Ich bin in den letzten Tagen in diesem Zusammenhang immer wieder gefragt worden, ob solche DDoS-Attacken denn strafbar sind. Bis vor einigen Jahren war diese Frage äußerst umstritten. Das OLG Frankfurt hat dann im Jahre 2006 entschieden, dass der öffentliche Aufruf dazu, zu einem bestimmten Zeitpunkt auf die Website der Lufthansa zuzugreifen, mit dem Ziel den Server lahmzulegen, keine Straftat darstellt.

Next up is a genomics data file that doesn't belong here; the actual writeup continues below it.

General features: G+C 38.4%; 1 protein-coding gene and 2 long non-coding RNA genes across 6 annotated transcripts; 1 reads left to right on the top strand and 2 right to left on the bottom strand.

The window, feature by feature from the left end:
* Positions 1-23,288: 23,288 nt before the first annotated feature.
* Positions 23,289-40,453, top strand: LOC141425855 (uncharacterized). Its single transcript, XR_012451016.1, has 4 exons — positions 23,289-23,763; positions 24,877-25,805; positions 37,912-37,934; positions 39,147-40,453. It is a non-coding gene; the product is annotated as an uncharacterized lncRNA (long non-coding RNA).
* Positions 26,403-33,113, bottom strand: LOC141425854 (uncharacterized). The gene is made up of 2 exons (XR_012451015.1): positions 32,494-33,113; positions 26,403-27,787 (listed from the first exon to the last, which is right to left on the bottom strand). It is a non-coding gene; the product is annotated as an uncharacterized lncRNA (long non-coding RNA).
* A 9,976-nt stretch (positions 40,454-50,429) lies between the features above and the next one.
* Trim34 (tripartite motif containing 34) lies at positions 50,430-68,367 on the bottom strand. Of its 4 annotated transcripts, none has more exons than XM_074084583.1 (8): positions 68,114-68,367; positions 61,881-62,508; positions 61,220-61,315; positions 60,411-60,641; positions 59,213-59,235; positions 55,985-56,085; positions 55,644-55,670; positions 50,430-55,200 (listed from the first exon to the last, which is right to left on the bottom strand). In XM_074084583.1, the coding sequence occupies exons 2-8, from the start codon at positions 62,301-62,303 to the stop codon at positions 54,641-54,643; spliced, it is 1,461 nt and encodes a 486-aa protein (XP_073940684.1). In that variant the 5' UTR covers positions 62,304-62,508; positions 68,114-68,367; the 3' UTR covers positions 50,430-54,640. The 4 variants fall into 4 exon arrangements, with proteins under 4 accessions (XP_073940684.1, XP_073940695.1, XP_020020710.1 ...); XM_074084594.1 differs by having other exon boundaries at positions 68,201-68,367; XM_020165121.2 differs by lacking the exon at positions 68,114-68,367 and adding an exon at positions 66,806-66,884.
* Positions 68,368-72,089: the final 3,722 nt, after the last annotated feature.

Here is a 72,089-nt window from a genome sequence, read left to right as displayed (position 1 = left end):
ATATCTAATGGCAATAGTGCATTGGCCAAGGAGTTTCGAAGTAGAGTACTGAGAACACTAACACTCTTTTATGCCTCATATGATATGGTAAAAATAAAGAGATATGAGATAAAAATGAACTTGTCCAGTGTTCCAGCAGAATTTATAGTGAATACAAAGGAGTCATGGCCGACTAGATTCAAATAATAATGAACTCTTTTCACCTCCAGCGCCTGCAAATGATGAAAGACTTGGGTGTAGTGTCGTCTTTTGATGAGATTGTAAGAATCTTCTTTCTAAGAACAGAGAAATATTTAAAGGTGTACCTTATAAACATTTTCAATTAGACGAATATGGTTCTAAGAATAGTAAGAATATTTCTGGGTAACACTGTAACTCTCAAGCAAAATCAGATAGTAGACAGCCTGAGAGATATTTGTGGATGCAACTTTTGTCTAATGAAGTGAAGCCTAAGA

Ob das auch für DDoS-Angriffe gilt, die softwaregestützt ablaufen, hatte das OLG Frankfurt allerdings nicht zu entscheiden. Außerdem wurde kurze Zeit später das Computerstrafrecht verschärft. Die 2007 in Kraft getretene Vorschrift des § 303 b Abs. 1 Nr. 2 StGB stellt mittlerweile auch das bloße Eingeben oder Übermitteln von Daten in Nachteilszufügungsabsicht unter Strafe. Damit sollte nach der Gesetzesbegründung ganz ausdrücklich die Strafbarkeit von DDoS-Attacken begründet werden. Allerdings ist hier nach wie vor umstritten, ob davon auch die manuelle Dateneingabe erfasst wird, zumal sich in den Fällen des “Online-Protests” immer auch die Frage nach Art. 5 GG stellt. Die Vorschrift ist auch deshalb kritisiert worden, weil der Wortlaut eine enorme Ausdehnung der Strafbarkeit auf möglicherweise sozial-adäquate Verhaltensweisen ermöglicht. Da die Norm eine Umsetzung von Art. 5 der Cybercrime-Convention darstellt, existiert in anderen EU-Staaten eine vergleichbare gesetzliche Regelung.